Which one should I watch? The TV series. The slow build of grim details, the extra investment in the characters (there is more on land) and the boxy TV aspect ratio make for maximum claustrophobia.
Director: Terry Gilliam
Starring: Jonathan Pryce, Robert De Niro, Kim Greist, Ian Holm, Peter Vaughan, Michael Palin
Theatrical Cut: 132 minutes
Love Conquers All Cut: 94 minutes
Director's Cut: 142 minutes
What's different? Few films offer nascent filmmakers an object lesson in studio interference like Terry Gilliam's torturous attempts to release Brazil. His dark, dystopian story of a British society governed by a terrifyingly banal Big Brother-style bureaucratic regime was greeted with uncertainty by US distributor Universal, with head Sid Sheinberg demanding, and then manufacturing (without the director's knowledge) a slimmed-down, happy ending version known as Love Conquers All. It is, suffice to say, terrible. The original theatrical release hews closer to Gilliam's vision, though it is missing two much darker passages which enhance the dystopia, which both feature in the slightly longer Director's Cut.
Which one should I watch? The Director's Cut, if you can find it. Of course, if you really want to witness a truly misguided attempt to tinker with a film, the Love Conquers All cut is a real specimen.
Director: Luc Besson
Starring: Jean Reno, Natalie Portman, Gary Oldman
Theatrical Cut: 110 minutes
Version Intégrale: 133 minutes
What's different? Sometimes billed as a Director's Cut despite Besson himself simply referring to it as 'the long version', the Version Intégrale was the cut of the film originally destined for cinemas until certain scenes tested cataclysmically with American preview audiences and were removed. The extended version made its debut in French cinemas in 1996, before finding its way onto DVD some years later, but it doesn't take a puritan to see why the scenes in question proved problematic prior to release. The additional 23 minutes see Mathilda undergoing more intensive assassin training as Léon's apprentice and make her fully complicit in a number of murders, where she actively assists him in carrying out contracts. More problematic than that, however, is that the already uncomfortably ambiguous relationship between the two is made far more explicit, with the pair sharing a bed and the 12 year-old Mathilda directly propositioning Léon for sex (which he refuses).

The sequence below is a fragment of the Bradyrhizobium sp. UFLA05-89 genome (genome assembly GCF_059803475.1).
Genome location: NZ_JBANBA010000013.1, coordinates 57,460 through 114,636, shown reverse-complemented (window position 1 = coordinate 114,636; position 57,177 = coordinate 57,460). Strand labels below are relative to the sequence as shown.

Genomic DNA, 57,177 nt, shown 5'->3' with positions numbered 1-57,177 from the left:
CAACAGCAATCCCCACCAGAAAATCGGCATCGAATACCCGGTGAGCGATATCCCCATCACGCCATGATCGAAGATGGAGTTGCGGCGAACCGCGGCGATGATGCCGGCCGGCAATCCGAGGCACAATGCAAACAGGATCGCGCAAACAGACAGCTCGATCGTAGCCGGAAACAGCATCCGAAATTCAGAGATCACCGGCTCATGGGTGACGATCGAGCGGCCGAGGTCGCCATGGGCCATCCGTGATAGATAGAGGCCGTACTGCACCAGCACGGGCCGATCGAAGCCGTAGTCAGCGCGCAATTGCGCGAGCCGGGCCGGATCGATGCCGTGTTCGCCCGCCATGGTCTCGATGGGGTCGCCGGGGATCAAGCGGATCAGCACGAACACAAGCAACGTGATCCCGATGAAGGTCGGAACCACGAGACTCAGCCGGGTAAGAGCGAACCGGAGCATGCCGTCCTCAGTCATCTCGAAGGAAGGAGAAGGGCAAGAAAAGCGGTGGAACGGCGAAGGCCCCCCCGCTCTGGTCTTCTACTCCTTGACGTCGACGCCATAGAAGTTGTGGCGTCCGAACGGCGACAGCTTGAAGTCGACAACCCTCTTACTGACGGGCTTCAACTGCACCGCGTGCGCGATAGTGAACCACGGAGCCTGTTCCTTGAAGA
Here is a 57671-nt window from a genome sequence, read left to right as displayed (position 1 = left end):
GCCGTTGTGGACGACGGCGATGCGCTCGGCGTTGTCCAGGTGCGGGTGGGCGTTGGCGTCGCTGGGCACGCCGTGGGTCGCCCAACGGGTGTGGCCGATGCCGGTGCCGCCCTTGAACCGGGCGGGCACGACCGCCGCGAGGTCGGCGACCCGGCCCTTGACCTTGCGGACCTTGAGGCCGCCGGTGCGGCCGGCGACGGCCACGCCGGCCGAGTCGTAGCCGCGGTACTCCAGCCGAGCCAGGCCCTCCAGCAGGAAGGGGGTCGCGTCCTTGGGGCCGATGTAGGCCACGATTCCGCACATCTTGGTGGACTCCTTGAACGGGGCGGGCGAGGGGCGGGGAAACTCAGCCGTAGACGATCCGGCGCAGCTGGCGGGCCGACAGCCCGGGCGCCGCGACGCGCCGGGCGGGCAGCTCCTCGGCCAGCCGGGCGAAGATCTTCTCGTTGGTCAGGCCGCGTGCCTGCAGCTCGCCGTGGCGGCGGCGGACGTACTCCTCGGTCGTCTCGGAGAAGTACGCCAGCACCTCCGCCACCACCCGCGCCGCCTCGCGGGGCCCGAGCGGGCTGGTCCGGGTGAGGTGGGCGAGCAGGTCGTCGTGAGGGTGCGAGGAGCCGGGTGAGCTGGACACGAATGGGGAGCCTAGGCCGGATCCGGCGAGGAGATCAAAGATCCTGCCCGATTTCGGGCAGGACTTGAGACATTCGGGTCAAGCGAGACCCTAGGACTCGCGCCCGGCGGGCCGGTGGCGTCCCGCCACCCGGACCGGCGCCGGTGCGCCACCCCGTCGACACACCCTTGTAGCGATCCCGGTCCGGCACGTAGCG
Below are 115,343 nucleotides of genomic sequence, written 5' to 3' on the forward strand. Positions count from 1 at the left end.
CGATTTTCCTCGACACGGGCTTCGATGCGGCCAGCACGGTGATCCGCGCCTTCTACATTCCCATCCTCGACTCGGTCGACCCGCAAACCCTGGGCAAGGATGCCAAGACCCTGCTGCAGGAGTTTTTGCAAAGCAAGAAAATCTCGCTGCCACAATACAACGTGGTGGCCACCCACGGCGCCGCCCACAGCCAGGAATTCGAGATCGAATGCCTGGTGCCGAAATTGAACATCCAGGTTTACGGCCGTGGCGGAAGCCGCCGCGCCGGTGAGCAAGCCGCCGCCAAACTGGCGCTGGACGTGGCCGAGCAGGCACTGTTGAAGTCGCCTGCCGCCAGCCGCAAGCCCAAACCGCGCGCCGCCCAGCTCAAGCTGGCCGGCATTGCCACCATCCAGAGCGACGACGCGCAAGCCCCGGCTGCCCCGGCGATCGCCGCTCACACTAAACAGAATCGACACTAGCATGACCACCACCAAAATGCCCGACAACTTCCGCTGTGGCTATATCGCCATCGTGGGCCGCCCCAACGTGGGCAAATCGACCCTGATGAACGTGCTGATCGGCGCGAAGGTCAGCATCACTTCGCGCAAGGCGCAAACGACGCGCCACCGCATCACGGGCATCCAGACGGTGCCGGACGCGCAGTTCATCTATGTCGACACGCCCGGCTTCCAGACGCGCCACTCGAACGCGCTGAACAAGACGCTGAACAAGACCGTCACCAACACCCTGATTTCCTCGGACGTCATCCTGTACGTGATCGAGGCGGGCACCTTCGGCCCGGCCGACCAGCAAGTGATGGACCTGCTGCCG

Which one should I watch? The extended cut is definitely worth watching for the additional material and to fully experience the film as it was originally intended. However, while the added scenes have value, they're also wildly problematic and lend the film a significant ick factor that proves distracting. All things considered, you're better off sticking with the theatrical cut.
Little Shop Of Horrors (1986)
Director: Frank Oz
Starring: Rick Moranis, Ellen Greene, Vincent Gardenia, Steve Martin, Levi Stubbs, John Candy, Christopher Guest, Bill Murray
Theatrical Cut: 94 minutes
Director's Cut: 103 minutes
What's different? Before his classic adaptation of nutty sci-fi musical Little Shop Of Horrors hit cinemas, director Frank Oz test-screened it to an unknowing audience who revelled in its magnificence – until the last ten minutes. Negative reactions to its wild (and slightly depressing) finale saw a happier climax shot – one in which the mighty Audrey II plant is destroyed by some handy electrical wire. The forgotten footage of the original ending was seemingly lost in a studio fire, and was later snuck out in a rough black-and-white version on a DVD in 1998 which was swiftly recalled from sale. But in 2012, the official Director's Cut arrived on Blu-ray with the original ending reconstructed, remastered, and released to the public (in colour!)The alternate ending more closely follows the narrative of the off-Broadway production the film was based on. Instead of Seymour and Audrey escaping and living happily ever after somewhere that's green, both are eaten by Audrey II – and the following 10 minutes depicts a campy conquest of the planet by a race of alien fly-traps, featuring the cut song 'Don't Feed the Plants'. Plants crash through city buildings, swallow trains, climb atop the Statue of Liberty, and – eventually – one rips through the cinema screen to threaten the audience. Cue that closing title card: 'The End?!?' It's joyfully absurd.
Which one should I watch? The Director's Cut – while it sacrifices the loveable characters of Seymour and Audrey, it's approved and preferred by Frank Oz himself, and more successfully reflects the cautionary, Faustian explorations of greed and a brain-washed consumerist America. Not to mention you get to see more (Seymour?) of Richard Conway's incredible SFX and puppetry.